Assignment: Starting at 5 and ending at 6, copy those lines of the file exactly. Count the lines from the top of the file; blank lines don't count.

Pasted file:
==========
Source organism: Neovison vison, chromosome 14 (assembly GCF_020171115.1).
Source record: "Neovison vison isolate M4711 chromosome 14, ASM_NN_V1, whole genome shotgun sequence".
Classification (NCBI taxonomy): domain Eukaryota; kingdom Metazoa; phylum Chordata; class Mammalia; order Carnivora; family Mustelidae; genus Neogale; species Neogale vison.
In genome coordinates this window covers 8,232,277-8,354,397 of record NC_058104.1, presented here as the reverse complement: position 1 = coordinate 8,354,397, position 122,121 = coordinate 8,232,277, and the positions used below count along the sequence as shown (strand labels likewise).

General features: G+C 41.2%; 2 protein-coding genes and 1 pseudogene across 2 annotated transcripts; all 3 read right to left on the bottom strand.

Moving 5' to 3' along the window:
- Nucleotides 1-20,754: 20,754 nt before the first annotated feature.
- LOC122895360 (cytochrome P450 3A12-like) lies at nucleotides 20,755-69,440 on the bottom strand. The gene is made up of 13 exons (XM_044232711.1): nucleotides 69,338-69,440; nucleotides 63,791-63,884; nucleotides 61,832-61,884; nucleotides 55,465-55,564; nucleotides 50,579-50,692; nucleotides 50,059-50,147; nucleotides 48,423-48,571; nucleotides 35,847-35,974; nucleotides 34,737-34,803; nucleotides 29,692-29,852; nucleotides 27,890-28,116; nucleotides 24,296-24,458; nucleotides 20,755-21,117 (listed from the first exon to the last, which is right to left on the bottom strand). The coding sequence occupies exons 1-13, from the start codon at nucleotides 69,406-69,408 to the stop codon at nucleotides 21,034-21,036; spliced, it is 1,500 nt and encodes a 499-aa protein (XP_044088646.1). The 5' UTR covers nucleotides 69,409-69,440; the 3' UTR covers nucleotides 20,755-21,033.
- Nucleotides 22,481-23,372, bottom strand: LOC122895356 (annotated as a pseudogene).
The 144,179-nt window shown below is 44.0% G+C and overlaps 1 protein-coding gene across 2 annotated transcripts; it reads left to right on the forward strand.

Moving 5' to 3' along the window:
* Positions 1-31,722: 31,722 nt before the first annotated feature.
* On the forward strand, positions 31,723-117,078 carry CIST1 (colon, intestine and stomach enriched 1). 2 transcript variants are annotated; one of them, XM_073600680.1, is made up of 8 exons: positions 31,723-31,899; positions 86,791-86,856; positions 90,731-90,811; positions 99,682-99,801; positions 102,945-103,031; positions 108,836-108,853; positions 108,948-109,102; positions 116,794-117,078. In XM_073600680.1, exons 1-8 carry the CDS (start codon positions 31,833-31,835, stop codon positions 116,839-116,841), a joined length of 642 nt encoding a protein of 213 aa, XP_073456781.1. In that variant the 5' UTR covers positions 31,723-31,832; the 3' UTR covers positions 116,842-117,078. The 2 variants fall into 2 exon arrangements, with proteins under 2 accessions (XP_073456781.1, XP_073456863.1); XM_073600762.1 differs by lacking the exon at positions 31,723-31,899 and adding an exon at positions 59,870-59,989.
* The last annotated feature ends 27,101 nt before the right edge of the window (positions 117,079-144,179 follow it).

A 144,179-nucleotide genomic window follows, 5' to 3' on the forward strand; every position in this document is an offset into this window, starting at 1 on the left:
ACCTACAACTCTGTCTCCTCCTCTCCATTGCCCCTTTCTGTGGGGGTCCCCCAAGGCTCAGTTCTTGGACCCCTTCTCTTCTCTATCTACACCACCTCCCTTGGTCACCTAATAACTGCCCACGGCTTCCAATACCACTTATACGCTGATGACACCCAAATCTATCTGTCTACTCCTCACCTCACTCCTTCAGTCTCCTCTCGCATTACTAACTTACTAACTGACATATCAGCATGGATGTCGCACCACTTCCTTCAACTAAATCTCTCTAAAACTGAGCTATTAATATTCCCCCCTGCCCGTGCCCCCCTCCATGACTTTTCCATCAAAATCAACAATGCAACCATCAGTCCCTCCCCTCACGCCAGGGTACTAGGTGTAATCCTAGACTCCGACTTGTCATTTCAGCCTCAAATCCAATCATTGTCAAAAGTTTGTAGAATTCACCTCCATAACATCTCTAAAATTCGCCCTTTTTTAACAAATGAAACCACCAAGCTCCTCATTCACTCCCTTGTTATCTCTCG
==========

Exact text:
General features: G+C 41.2%; 2 protein-coding genes and 1 pseudogene across 2 annotated transcripts; all 3 read right to left on the bottom strand.

Moving 5' to 3' along the window: